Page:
QUITTING VS. STOPPING

“Virtually all artists encounter such moments. Fear that your next work will fail is a normal, recurring and generally healthy part of the artmaking cycle. It happens all the time: you focus on some new idea in your work, you try it out, run with it for awhile, reach a point of diminishing returns, and eventually decide it’s not worth pursuing further. Writers even have a phrase for it — ‘the pen has run dry — but all media have their equivalents.

In the normal artistic cycle this just tells you that you’ve come full circle, back to that point where you need to begin cultivating the next new idea. But in artistic death it marks the last thing that happens: you play out an idea, it stops working, you put the brush down… and thirty years later you confide to someone over coffee that, well, yes, you had wanted to paint when you were much younger.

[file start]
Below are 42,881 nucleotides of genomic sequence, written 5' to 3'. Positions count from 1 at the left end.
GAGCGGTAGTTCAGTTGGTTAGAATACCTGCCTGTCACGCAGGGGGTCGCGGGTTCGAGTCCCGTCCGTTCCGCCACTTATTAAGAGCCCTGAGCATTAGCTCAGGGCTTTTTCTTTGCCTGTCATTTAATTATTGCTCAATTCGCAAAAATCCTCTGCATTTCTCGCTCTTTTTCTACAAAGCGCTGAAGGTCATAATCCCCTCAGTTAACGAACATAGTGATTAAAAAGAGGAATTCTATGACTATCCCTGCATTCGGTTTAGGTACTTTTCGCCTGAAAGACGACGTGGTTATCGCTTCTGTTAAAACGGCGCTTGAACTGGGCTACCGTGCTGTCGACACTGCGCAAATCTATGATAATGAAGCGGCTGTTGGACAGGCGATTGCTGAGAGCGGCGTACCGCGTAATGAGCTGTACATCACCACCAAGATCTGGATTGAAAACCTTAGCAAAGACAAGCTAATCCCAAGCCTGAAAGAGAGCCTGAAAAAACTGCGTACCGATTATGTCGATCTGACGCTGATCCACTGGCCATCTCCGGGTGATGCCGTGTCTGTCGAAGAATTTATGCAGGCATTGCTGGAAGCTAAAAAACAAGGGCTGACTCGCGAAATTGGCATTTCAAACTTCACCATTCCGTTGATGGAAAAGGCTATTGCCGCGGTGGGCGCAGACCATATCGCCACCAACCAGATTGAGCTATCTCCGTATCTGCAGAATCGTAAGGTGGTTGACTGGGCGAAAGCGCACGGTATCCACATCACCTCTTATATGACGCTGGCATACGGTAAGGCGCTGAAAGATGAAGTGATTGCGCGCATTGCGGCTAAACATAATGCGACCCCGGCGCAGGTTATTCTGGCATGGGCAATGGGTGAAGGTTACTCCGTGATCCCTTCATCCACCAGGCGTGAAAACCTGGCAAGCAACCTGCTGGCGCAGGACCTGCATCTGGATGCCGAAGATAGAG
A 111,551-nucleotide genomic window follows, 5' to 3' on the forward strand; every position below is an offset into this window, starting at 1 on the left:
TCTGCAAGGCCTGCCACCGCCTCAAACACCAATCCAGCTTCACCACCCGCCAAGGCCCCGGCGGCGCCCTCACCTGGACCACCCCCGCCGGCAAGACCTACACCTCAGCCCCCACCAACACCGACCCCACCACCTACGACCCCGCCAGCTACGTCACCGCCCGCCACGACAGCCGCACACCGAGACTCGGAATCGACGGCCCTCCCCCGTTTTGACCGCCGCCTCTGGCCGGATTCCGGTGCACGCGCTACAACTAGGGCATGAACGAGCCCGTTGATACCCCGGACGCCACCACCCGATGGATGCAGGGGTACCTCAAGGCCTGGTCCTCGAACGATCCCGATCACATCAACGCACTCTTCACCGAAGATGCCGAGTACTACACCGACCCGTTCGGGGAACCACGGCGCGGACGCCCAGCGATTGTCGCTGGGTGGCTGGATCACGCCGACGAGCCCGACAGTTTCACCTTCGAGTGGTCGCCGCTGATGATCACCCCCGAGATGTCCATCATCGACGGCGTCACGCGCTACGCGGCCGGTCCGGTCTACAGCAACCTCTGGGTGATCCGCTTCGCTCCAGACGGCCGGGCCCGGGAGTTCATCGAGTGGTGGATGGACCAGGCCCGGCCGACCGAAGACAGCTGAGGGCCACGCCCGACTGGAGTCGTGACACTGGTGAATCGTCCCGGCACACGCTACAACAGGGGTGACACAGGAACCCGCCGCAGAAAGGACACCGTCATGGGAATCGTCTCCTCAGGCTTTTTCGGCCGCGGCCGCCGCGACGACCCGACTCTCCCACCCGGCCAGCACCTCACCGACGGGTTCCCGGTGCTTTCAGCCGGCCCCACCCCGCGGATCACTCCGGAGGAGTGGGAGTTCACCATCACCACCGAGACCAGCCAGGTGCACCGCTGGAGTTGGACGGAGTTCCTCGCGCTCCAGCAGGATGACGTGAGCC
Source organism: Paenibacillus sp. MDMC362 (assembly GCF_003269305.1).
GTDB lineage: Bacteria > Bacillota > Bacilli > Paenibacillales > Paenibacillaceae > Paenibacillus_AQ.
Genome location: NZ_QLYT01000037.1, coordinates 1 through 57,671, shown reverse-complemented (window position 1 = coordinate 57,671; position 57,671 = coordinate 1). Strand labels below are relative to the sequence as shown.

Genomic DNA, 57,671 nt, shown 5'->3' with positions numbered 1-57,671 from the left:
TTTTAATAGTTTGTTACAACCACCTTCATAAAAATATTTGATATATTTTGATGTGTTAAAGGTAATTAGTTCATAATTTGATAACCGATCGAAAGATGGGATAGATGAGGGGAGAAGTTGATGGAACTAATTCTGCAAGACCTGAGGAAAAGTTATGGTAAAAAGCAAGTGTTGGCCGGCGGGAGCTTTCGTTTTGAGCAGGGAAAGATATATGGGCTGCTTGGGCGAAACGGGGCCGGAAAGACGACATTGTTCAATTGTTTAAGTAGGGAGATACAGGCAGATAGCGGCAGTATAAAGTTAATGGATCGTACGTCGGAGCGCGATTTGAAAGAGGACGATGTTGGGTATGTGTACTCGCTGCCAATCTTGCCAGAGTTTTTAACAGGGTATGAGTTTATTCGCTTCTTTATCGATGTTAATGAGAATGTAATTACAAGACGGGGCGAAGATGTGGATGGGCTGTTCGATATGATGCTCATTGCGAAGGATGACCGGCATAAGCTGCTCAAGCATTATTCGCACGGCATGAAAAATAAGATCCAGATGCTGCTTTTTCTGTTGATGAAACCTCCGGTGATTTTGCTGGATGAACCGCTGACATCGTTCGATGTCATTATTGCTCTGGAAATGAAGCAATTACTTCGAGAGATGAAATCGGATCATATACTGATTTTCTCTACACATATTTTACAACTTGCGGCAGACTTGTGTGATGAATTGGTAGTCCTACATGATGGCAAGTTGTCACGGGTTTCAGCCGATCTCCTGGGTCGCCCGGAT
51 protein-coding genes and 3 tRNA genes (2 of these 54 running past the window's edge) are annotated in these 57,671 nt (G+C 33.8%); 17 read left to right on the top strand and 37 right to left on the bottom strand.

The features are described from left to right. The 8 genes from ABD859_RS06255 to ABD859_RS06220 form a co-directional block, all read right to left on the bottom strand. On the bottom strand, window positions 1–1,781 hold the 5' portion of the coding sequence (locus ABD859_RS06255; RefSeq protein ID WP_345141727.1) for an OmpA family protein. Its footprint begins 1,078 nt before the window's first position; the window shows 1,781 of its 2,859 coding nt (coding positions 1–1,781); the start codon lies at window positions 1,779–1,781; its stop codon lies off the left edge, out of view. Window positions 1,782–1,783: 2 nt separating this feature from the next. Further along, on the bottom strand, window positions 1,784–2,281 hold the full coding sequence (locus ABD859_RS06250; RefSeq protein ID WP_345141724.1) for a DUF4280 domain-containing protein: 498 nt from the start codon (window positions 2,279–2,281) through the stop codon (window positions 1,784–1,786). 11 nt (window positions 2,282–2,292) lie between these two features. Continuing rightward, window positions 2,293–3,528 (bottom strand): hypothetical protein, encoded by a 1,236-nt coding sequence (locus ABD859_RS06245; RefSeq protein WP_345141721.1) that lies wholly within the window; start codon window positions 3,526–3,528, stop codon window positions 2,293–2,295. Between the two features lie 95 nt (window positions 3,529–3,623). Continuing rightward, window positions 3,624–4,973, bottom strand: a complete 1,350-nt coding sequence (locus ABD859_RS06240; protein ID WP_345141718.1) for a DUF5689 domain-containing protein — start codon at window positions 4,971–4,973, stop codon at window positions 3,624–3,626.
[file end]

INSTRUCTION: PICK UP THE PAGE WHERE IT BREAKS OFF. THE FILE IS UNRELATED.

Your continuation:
Quitting is fundamentally different from stopping. The latter happens all the time.

Quitting happens once.

Quitting means not starting again—and art is all about starting again.”

— David Bayles and Ted Orland from Art & Fear

You are an artist_1

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Posted by | Paul Reynolds
Paul has been a yoga teacher on the Island of Kauai for many years and is the facilitator of the weekly Living the Question Blog - a repository of wisdom and inspiration. Paul also produces and hosts Le Guru is You Radio Show, showcasing everyday gurus.

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